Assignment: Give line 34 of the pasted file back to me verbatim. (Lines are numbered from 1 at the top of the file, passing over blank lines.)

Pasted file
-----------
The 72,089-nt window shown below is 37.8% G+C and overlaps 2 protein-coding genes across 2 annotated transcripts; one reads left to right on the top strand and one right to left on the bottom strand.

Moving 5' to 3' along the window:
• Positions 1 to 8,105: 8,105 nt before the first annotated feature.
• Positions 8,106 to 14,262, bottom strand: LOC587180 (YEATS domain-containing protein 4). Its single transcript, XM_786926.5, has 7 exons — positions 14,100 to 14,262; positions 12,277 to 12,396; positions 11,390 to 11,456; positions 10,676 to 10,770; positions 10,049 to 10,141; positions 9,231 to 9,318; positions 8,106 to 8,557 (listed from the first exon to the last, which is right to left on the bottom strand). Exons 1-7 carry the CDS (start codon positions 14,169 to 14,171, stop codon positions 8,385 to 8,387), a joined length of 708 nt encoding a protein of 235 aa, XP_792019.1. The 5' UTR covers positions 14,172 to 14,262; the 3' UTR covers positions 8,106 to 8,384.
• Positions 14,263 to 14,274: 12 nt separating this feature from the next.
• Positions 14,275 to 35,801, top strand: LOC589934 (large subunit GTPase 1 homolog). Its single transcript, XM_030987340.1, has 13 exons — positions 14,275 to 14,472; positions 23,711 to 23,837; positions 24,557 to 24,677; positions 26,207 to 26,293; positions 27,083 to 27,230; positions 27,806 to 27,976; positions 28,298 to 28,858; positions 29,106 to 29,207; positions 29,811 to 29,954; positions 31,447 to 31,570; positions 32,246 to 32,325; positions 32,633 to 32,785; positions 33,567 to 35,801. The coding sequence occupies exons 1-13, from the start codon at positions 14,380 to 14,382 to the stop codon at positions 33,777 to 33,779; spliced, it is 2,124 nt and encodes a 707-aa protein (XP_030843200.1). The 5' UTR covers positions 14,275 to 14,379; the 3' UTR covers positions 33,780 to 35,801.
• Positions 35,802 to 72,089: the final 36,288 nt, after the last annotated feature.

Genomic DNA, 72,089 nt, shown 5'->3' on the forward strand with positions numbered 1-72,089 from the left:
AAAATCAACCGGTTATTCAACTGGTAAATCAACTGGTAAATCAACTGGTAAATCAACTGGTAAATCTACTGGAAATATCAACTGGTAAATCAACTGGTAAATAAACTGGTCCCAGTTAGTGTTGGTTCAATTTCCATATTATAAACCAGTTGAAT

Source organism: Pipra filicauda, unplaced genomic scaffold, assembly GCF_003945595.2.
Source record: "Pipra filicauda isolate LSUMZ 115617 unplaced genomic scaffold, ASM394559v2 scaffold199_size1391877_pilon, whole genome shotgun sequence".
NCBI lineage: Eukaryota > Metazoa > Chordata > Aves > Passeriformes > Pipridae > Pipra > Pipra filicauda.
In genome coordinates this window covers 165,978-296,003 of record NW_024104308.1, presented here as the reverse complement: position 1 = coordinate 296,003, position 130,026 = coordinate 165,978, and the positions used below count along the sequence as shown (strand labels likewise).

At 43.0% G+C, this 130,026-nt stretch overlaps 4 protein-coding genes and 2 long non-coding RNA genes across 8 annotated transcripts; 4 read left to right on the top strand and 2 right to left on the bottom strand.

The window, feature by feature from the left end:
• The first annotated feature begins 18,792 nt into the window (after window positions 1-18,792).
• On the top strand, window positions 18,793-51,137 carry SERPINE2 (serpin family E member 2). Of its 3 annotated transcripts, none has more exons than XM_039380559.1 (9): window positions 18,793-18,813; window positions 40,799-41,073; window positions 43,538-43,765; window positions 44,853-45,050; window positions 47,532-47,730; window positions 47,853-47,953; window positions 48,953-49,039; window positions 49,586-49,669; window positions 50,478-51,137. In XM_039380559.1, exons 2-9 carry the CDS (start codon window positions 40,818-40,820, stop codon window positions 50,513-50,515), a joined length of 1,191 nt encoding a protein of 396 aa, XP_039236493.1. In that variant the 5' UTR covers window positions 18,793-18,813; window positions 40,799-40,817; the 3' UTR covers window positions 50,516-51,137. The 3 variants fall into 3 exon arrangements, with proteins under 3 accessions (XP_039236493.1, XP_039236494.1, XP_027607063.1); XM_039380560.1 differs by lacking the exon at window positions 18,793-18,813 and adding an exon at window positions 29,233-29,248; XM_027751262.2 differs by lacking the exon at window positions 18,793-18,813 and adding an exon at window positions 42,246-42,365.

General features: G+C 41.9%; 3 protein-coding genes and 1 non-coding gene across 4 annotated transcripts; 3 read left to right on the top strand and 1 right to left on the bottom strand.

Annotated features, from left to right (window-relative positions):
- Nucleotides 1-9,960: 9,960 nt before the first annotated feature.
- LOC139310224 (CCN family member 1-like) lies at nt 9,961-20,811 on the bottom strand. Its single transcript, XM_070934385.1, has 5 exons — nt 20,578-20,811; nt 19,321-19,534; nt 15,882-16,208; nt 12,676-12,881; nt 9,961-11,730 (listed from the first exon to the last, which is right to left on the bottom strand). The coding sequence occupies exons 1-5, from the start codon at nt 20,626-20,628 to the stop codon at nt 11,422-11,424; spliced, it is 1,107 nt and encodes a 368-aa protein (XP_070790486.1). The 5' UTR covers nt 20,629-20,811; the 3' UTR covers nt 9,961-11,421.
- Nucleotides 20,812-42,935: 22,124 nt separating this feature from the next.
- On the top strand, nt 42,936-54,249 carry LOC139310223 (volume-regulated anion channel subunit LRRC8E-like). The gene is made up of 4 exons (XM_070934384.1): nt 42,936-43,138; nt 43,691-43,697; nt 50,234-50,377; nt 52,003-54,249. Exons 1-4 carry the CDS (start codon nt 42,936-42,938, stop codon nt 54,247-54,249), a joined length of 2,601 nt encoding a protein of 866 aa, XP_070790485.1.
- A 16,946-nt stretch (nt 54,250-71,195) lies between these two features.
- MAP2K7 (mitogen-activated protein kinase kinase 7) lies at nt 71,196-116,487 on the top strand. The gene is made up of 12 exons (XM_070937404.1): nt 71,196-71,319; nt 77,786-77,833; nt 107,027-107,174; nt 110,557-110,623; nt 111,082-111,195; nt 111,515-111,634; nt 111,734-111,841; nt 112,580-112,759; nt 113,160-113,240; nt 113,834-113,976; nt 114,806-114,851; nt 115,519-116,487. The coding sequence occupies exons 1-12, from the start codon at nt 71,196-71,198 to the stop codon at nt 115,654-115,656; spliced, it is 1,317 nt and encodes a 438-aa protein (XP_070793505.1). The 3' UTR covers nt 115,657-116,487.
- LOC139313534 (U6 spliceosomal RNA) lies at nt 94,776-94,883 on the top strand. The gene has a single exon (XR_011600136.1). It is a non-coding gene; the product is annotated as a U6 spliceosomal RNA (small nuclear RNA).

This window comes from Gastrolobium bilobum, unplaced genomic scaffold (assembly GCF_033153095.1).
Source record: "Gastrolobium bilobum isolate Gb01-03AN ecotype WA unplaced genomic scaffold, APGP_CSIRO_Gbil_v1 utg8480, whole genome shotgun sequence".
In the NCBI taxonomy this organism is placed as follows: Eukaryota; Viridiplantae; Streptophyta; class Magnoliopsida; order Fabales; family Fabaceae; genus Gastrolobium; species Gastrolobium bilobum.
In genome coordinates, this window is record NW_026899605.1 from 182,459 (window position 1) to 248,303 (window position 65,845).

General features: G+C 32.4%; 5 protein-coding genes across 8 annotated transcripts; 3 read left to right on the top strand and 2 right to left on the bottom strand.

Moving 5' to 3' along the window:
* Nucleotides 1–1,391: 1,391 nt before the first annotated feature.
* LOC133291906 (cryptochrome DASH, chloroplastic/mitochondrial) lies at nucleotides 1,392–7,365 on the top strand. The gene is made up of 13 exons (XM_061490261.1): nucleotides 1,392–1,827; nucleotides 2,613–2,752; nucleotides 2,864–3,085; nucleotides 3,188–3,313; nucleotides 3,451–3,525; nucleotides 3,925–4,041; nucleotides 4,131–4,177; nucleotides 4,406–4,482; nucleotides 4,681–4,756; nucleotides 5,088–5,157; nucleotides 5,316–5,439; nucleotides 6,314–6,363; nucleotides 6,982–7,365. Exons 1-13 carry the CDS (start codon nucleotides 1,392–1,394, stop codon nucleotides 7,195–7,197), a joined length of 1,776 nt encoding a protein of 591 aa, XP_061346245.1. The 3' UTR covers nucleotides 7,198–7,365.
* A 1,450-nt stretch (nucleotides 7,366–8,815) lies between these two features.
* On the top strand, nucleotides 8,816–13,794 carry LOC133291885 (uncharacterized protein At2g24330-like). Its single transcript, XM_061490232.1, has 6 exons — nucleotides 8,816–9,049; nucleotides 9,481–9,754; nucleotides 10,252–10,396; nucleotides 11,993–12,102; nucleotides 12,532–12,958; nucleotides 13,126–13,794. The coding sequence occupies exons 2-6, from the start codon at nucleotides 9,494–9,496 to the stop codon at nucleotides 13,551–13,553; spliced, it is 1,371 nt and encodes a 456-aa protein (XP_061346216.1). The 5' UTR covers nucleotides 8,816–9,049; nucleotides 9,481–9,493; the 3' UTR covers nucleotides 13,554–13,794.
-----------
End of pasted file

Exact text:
* LOC133291906 (cryptochrome DASH, chloroplastic/mitochondrial) lies at nucleotides 1,392–7,365 on the top strand. The gene is made up of 13 exons (XM_061490261.1): nucleotides 1,392–1,827; nucleotides 2,613–2,752; nucleotides 2,864–3,085; nucleotides 3,188–3,313; nucleotides 3,451–3,525; nucleotides 3,925–4,041; nucleotides 4,131–4,177; nucleotides 4,406–4,482; nucleotides 4,681–4,756; nucleotides 5,088–5,157; nucleotides 5,316–5,439; nucleotides 6,314–6,363; nucleotides 6,982–7,365. Exons 1-13 carry the CDS (start codon nucleotides 1,392–1,394, stop codon nucleotides 7,195–7,197), a joined length of 1,776 nt encoding a protein of 591 aa, XP_061346245.1. The 3' UTR covers nucleotides 7,198–7,365.